Since 1999, banks have been allowed to use commercial deposits and assets as fuel for securities trading on the derivatives market.

Because commercial and speculative assets are so heavily comingled, the government is forced to protect the assets of banks making risky bets through near perpetual bailouts and purchasing of toxic debt.

It was the derivatives bubble that blew up the system and bankrupted the US banks in the 2007-2008 crash.

1. Commercial Banking institutions have one year to divest themselves of all non-commercial banking units, with no cross management or ownership between commercial and non-commercial units.

2. Commercial Banks are barred from using more than 2% of its capital for the creation, sale, or distribution of securities (certain bank-qualified securities are exempted)

3. Prevents Commercial Banks from loaning their commercial deposits into such vehicals as would support the creation and circulation of securities.

4. No securities of low or potentially low value can be placed by a bank into its insured commercial bank units.

* Adds provision stating Glass-Steagall is the preeminant regulator of the banks, limiting banks from putting its depositors and shareholders at risk.
Glass-Steagall forces separation of commercial from investment banks, it ends Too Big To Fail, bars government bailouts, and will stop the onset of hyperinflation.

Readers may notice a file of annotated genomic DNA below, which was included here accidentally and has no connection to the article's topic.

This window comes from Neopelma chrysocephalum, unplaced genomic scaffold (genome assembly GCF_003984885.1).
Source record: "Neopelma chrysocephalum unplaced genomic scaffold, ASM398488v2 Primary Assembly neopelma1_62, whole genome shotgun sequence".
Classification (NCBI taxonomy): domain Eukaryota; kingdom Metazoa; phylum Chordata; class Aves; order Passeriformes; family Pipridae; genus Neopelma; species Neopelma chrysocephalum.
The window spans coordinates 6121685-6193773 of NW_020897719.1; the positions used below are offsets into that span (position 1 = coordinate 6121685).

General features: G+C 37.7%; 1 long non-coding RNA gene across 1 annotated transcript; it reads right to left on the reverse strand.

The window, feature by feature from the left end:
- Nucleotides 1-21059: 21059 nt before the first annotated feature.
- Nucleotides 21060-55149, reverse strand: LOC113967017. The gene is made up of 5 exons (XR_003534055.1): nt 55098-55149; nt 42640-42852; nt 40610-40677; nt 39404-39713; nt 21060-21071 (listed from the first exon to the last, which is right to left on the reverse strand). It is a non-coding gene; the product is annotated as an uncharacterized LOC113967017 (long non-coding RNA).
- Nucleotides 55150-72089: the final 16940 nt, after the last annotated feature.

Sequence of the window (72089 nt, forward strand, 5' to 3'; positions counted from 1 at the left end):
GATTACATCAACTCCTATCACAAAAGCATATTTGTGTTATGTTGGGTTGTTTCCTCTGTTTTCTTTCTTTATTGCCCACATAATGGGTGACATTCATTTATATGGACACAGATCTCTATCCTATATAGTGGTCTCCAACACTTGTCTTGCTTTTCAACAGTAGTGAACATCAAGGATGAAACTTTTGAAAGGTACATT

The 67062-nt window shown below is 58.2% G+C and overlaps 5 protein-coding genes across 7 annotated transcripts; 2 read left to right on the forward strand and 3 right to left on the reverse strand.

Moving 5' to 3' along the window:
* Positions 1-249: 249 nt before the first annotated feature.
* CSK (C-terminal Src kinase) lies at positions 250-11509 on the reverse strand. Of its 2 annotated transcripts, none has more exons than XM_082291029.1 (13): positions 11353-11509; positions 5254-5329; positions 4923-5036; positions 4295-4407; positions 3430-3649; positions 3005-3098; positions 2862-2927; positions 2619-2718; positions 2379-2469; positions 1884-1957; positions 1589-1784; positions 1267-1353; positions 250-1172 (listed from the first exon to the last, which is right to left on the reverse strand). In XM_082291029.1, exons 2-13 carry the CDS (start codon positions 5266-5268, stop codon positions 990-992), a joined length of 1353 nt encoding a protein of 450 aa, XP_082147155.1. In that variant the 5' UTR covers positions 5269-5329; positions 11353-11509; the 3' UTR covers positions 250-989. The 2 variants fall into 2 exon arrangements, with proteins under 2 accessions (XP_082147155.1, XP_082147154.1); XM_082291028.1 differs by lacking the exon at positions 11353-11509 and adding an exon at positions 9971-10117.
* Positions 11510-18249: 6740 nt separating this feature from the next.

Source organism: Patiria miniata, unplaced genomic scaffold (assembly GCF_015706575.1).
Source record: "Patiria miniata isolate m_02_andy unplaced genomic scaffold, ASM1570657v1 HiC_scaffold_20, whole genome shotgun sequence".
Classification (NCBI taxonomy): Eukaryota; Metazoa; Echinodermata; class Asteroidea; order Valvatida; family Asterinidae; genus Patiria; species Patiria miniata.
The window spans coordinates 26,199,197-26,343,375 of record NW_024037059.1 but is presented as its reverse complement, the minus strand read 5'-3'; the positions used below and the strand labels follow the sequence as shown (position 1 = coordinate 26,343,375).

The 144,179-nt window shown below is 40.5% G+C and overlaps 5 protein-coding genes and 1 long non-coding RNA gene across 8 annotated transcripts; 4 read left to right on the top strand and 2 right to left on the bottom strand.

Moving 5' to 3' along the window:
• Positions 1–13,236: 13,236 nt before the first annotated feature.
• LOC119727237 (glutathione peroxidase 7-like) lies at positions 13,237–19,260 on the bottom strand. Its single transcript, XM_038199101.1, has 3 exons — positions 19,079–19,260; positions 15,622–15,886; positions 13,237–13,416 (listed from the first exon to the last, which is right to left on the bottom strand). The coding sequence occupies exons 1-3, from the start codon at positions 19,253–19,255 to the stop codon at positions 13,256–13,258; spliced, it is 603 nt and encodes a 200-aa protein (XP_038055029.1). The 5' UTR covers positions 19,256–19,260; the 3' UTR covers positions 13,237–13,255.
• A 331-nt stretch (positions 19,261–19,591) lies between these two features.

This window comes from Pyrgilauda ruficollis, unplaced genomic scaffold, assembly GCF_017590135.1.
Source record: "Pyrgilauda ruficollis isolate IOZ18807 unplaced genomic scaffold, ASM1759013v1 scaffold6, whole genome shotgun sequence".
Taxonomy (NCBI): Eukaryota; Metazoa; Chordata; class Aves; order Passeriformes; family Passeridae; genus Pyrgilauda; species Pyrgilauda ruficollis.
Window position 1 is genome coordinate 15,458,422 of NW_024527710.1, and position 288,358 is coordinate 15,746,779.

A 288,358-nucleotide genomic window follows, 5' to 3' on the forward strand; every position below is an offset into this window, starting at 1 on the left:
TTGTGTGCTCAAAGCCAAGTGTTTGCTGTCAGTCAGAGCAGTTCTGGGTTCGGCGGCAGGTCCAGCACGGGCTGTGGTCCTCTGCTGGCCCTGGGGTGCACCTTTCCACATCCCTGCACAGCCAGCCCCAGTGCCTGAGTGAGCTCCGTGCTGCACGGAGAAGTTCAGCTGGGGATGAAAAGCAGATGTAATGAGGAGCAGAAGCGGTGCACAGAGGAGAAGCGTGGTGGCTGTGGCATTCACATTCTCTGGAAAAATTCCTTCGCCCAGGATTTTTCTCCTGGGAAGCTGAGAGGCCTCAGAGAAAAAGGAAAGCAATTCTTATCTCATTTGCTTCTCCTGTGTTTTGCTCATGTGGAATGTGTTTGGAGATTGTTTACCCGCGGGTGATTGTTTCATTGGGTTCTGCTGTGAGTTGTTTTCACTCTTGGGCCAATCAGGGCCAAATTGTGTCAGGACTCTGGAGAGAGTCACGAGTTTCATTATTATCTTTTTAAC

Elizabeth Warren Pushing to Break Up Big Banks With Glass-Steagall Revival
By Jennifer Calonia  • July 12, 2013

Elizabeth Warren has had her share of controversy, but her latest move is a clear indication that the Massachusetts Senator isn’t backing down from the spotlight anytime soon. On Wednesday, Warren proposed a bill that called for the return of certain protections from the now-repealed Glass-Steagall Act, causing banks and lobbyists to bristle.

What Is the Glass-Steagall Act?

The Glass-Steagall Act of 1933 was put into law in an effort to safeguard federally-insured bank deposits from being used by commercial institutions for high-risk investment banking. It was a response to the financial fallout of the Great Depression, but was repealed in 1999 with the full support of Wall Street during the Clinton administration.

Elizabeth Warren Guns for Big Banks

In addition to Elizabeth Warren, Senator John McCain, Democrat Maria Cantwell and Independent Agnus King have joined forces in support of the 21st-century version of the Glass-Steagall Act.

An official statement from Warren’s office states that the bill “reduces risk for the American taxpayer in the financial system and decreases the likelihood of future financial crises.”

Senator John McCain also expressed his stance on the topic of banks deemed “too big to fail:”

“Since core provisions of the Glass-Steagall Act were repealed in 1999, shattering the wall dividing commercial banks and investment banks, a culture of dangerous greed and excessive risk-taking has taken root in the banking world.”

On her official twitter account, Warren shared her overarching philosophy — “banking should be boring.”